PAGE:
Graduate Seminar Listings 2022-23

Below are the lists of Graduate Seminars and courses being offered throughout the 2022-2023 academic year. 

Fall 2022

INSTRUCTOR: Dr. Stephen Pender

TOPIC: Histories of Experience: The Essays of Michel de Montaigne

Course Description: “If my mind could gain a firm footing, I would not make essays; I would make decisions; but it is always in apprenticeship, and on trial”: in the midst of “Of Repentance,” in which he argues that he portrays “passing, not being,” Montaigne courts the unstable, tentative nature of his form. The term ‘essay’ derives from the French noun essai, and still retains vestiges of essayer, ‘to attempt, endeavour, or probe.’ Although Aristotle, Seneca, and others establish many of its conventions, perhaps the first full examples of modern essays in European literature are Montaigne’s Essays (1580, 1586; first Englished by John Florio in 1603). With his ironic warning in mind — “reader, I am myself the matter of my book; you would be unreasonable to spend your leisure on so frivolous … a subject” — this seminar will explore the entirety of Montaigne’s text, itself a marker of the appearance of a ‘modern self,’ while situating his practice in the emergence of the essay itself. [c. 160 words]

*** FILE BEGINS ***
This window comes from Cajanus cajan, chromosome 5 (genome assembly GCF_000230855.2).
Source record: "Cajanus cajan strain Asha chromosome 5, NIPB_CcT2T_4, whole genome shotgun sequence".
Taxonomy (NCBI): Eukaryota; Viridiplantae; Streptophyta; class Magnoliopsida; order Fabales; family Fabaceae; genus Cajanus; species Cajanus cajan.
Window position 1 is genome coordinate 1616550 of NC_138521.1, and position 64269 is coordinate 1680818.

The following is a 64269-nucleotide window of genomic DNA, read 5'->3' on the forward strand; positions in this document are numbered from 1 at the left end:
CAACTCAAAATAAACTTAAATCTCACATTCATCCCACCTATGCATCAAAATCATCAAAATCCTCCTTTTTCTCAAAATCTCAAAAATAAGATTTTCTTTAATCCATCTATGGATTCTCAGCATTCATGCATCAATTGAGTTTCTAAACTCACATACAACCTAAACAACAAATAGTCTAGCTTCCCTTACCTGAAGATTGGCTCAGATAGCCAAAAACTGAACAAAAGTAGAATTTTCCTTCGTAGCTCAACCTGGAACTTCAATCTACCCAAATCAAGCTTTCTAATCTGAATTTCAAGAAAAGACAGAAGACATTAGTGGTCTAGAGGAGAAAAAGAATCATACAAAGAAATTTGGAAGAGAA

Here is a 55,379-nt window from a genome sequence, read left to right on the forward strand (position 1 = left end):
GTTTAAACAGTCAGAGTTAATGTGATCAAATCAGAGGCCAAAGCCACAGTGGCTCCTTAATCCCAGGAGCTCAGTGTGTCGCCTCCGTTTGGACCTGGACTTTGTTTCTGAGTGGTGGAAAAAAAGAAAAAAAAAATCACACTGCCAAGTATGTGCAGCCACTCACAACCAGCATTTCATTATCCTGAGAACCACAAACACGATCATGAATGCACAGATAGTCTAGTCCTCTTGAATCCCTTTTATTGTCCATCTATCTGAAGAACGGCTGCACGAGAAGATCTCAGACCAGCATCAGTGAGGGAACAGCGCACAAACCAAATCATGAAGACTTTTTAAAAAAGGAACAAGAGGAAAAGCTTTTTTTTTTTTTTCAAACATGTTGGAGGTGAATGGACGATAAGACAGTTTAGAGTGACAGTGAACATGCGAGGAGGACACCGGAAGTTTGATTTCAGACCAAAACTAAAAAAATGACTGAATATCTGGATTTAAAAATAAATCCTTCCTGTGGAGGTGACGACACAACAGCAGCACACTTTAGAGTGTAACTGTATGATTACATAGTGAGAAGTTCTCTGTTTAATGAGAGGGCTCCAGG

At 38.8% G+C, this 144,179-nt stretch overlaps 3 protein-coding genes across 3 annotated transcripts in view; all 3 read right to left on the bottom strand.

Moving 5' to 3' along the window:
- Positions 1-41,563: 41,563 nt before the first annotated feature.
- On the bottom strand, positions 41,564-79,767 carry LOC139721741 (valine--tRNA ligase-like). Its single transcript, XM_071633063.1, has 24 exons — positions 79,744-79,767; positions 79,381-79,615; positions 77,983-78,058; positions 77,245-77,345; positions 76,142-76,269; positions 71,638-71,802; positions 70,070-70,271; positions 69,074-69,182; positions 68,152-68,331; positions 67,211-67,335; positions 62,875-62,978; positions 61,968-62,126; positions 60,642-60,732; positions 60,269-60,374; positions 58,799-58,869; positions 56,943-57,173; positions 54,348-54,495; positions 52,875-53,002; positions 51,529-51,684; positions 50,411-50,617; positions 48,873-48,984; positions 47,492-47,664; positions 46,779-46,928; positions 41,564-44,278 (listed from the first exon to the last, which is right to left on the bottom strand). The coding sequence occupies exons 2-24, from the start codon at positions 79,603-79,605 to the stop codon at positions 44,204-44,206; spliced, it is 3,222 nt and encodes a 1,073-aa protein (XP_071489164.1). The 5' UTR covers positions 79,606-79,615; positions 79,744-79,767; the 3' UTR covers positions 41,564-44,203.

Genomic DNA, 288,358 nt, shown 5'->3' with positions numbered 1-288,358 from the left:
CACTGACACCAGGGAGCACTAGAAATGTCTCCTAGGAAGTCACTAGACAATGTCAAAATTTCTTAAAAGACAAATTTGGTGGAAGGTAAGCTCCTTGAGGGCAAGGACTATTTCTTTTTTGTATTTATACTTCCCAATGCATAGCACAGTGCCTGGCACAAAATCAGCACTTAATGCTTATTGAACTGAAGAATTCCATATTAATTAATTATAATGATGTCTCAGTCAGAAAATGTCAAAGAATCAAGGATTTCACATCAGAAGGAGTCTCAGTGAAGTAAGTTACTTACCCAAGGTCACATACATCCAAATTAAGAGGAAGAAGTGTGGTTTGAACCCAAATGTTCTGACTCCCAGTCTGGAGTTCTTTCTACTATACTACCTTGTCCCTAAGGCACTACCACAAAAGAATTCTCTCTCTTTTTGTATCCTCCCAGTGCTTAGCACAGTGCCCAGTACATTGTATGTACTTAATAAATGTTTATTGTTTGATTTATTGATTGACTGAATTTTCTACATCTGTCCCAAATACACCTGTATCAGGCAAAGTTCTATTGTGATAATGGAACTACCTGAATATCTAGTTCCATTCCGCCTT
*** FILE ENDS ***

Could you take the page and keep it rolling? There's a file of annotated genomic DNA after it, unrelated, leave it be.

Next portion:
Texts: Montaigne, The Complete Essays, trans. D. Frame (Stanford, 1958 [1582]) Francis Bacon, The Essays, or Counsels Civil and Moral, ed. B. Vickers (Oxford, 1999 [1625]) Sir William Cornwallis, Essayes (London, 1600) An ensemble of articles and book chapters selected by the instructor